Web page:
The NY Times notes that Quicken recently filed a lawsuit of its own against the DOJ and HUD, claiming the lender was pressured into making admissions that were “blatantly false” and was required to pay an allegedly unjustified penalty.
Jeni’s Splendid Ice Cream Recalls All Products, Closes Scoop Shops Over Possible Listeria Contamination
For the second time this week, an ice cream maker has issued a voluntary recall of all products for fear they may be contaminated with listeria bacteria. While the first recall centered on major manufacturer Blue Bell Creameries, the most recent belongs to Jeni’s Splendid Ice Creams, which sells desserts at its own boutique stores and retail stores such as Whole Foods.
The Wall Street Journal reports that Jeni’s Splendid Ice Creams is closing its shops and pulling all of its products from retailers’ shelves until it can be sure the treats are safe to consume.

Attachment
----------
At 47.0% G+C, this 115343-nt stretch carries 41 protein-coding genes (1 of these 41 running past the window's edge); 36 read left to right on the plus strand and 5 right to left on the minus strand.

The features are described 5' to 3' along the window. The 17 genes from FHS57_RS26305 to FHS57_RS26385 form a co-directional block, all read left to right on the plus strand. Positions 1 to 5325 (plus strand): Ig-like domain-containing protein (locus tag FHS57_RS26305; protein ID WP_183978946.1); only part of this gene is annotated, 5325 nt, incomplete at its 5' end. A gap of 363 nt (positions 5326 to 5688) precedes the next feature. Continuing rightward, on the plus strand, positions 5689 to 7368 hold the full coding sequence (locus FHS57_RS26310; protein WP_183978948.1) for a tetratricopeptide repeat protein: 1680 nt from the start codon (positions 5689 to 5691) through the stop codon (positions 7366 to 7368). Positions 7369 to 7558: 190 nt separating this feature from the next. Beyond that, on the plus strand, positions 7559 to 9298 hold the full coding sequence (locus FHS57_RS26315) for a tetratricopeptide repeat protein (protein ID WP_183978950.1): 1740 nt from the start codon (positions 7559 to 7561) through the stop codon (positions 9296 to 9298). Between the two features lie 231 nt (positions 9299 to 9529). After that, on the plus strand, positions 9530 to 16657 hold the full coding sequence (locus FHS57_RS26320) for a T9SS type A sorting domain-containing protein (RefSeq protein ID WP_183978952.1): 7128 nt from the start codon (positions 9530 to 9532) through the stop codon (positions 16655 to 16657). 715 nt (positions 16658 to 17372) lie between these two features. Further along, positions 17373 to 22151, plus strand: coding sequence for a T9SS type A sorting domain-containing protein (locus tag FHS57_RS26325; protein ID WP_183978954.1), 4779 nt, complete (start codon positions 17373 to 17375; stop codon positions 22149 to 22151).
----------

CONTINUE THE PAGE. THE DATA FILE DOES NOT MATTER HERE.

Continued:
The Ohio-based ice cream maker initiated the voluntary recall after the Nebraska Department of Agriculture found listeria in a random sample of the company’s products.
“Out of an abundance of caution, we made the swift decision to cease all ice cream production and sales until we can get to the very root of the problem,” the company says in a statement. “We are enlisting the help of experts so we can identify the cause, eliminate it, and return as quickly as possible to the business of making ice cream.”
The recall covers all Jeni products including ice creams, frozen yogurts, sorbets, and ice cream sandwiches sold at boutique stores in seven states and at retailers such as Whole Foods and Target.
So far, the company says it is unaware of any consumers falling ill from the products.
The company says they have called in experts to help find the root cause of the contamination and plans to work with suppliers to determine if the bacteria was introduced by a specific ingredient.
“We will not reopen the kitchen until we can ensure the safety of our customers,” the company says on its website.
Customers who have purchased any of the products are urged to dispose of them or return them to the store where they were purchased for an exchange or full refund, and consult with their physician regarding any medical questions.
Jeni’s ice cream recall comes just three days after Blue Bell Creameries announced it would pull all products from retailers nationwide.